I.V.s were prepared with the medications dissolved in a sugar solution (glucose). Suddenly, my sugar levels went through the ceiling and I was being given intravenous insulin to counter it.
Still I denied it.
The nurses got me a free blood tester and equipment to take home with me. The doctor prescribed pills I took daily. I had to start learning what level of blood sugar was safe.
I wrote it off to all that glucose I.V. solution the medications came in. I didn’t really have diabetes, or I was a “borderline” diabetic. Diabetes is like being pregnant — you are or you aren’t.
There are no in-between or borderline diabetics.
My broken foot became infected inside the cast and it wasn’t discovered until weeks later. My body couldn’t fight off the infection because of diabetes. I was forced to inject myself several times daily with massive doses of antibiotics through a plastic line inserted into a vein in my arm (PICC line) that traveled through a vein to my heart. This line had to be pulled out of my body once a week and replaced with another for two months. Unless you’ve actually experienced a doctor you trust repeatedly telling you that you only have a 40 percent chance of avoiding having your foot cut off, you have no idea of the trauma. Diabetes does that and more, and is one of the leading causes of amputations.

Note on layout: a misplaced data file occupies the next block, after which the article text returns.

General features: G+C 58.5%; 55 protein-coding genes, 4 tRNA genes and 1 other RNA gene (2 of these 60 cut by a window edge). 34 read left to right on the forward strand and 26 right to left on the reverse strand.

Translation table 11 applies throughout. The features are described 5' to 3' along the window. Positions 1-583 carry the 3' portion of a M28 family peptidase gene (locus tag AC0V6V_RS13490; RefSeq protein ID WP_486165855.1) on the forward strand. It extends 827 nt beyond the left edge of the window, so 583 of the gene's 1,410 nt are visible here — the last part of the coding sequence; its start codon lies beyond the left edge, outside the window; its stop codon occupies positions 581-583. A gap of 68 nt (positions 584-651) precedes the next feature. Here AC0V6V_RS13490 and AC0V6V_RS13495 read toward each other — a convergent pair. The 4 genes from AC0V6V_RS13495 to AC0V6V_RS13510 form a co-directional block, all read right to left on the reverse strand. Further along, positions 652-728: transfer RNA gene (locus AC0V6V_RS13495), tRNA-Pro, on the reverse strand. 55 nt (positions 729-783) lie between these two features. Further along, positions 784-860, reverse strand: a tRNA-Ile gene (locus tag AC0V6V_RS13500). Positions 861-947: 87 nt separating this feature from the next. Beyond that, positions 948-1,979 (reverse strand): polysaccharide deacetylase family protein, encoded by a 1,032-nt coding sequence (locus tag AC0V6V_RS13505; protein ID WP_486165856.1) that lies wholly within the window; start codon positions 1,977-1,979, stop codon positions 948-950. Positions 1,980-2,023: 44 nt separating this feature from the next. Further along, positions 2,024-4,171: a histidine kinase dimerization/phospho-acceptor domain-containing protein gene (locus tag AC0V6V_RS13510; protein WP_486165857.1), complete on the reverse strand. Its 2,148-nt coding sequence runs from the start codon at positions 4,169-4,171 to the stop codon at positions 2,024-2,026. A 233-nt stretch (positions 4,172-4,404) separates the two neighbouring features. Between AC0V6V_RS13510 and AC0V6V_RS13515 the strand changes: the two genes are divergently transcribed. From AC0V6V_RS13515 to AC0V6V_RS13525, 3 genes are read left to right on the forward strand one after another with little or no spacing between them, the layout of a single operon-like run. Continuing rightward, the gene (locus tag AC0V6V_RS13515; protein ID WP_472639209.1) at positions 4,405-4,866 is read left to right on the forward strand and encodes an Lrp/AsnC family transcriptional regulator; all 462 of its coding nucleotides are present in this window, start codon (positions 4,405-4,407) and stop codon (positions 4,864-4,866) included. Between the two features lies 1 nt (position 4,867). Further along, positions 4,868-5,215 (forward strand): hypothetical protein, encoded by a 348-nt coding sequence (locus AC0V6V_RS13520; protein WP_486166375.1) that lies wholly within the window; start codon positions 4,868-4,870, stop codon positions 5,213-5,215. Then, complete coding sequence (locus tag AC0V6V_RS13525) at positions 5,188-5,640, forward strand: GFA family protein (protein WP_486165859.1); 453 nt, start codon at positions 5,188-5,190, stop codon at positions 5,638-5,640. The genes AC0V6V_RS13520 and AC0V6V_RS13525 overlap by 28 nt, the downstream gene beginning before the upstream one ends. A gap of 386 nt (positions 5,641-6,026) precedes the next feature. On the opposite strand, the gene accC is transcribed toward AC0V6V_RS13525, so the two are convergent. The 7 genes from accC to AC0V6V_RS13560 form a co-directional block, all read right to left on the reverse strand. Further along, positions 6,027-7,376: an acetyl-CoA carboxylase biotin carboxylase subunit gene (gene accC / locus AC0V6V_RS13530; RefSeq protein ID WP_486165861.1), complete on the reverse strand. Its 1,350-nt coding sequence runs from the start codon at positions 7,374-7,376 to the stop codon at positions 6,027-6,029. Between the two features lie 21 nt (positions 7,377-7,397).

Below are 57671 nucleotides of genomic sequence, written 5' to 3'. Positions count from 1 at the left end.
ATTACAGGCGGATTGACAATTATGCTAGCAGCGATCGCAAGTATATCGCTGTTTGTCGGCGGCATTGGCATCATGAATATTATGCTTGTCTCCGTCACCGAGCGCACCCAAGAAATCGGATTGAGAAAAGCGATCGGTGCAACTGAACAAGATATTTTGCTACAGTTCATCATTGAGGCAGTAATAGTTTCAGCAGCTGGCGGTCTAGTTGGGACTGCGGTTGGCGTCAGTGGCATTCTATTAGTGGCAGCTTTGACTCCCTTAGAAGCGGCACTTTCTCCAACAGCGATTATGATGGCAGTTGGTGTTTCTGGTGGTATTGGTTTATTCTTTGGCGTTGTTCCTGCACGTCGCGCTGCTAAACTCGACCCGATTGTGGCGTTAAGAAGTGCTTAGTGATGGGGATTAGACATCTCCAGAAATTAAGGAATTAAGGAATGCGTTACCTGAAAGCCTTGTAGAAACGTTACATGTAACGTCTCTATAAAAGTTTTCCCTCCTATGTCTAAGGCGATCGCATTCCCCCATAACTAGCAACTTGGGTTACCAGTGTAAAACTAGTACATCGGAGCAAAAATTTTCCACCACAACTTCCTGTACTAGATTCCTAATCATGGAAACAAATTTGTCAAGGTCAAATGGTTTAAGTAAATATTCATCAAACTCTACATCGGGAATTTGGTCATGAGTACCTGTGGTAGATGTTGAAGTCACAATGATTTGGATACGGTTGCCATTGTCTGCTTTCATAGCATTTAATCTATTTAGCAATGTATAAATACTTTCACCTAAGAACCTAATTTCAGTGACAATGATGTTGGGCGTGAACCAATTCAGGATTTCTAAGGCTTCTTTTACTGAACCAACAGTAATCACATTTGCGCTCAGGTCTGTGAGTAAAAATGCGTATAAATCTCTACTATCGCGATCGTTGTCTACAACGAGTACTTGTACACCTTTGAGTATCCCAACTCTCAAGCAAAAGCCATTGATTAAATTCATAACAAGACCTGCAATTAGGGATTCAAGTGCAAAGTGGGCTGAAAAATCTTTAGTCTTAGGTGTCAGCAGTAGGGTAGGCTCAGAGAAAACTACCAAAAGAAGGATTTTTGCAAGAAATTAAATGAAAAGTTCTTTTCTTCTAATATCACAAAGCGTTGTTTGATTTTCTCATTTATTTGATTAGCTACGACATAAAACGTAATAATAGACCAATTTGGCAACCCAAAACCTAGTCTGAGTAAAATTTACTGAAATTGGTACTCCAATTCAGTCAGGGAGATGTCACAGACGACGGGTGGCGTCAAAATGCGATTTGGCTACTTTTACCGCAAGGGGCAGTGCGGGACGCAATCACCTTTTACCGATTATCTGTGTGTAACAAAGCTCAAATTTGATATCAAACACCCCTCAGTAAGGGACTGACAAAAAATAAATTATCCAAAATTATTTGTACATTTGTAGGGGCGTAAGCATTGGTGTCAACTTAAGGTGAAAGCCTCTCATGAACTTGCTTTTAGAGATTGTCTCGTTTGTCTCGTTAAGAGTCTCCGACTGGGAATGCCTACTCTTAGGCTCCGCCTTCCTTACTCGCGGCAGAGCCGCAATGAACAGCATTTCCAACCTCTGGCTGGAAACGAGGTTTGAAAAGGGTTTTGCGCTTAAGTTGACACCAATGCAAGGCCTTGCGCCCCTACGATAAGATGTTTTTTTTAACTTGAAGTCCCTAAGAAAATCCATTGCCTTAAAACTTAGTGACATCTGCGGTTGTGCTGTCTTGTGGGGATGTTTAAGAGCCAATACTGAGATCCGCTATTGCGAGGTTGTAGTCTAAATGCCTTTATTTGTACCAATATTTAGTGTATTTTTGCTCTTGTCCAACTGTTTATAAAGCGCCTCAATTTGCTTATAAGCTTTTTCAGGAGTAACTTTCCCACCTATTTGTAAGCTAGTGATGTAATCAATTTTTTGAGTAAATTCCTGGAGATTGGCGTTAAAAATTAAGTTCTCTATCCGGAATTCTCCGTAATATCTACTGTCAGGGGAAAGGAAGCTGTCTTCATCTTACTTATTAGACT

One night in the hospital, a student nurse accidentally pricked herself with a needle she’d used on me. I knew I had to have AIDS. I’d had all the symptoms, hadn’t I? Was I actually more afraid of diabetes than AIDS? Emotional stress and personal traumas raise your blood sugars; the more you worry, the more diabetes becomes a problem. Most of my regular readers already know what I’m going through personally, so you can imagine the fight I have to go through to keep control of the condition.
The tests came back after what seemed like months, but were actually days.